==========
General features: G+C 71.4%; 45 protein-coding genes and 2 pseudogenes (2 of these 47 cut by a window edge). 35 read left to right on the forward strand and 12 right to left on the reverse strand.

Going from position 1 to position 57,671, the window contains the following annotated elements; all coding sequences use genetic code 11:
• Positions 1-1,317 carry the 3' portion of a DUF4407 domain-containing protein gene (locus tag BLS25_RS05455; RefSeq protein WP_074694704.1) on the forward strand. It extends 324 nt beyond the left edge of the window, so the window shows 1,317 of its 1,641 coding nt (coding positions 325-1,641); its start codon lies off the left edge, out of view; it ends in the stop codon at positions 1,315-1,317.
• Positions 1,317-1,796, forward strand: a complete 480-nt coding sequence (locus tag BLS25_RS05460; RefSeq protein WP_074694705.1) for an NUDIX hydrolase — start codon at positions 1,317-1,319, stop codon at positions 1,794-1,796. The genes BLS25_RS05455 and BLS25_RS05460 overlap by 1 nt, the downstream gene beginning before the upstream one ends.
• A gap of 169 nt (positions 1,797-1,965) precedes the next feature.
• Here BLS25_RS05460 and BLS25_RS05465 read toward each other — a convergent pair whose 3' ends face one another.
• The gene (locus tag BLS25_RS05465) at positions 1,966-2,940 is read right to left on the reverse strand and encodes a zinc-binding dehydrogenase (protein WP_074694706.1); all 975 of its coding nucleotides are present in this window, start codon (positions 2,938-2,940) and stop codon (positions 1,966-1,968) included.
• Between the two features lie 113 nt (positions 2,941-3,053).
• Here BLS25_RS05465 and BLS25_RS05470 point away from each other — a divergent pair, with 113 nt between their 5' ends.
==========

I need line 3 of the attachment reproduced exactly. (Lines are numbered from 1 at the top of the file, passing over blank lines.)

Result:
• Positions 1-1,317 carry the 3' portion of a DUF4407 domain-containing protein gene (locus tag BLS25_RS05455; RefSeq protein WP_074694704.1) on the forward strand. It extends 324 nt beyond the left edge of the window, so the window shows 1,317 of its 1,641 coding nt (coding positions 325-1,641); its start codon lies off the left edge, out of view; it ends in the stop codon at positions 1,315-1,317.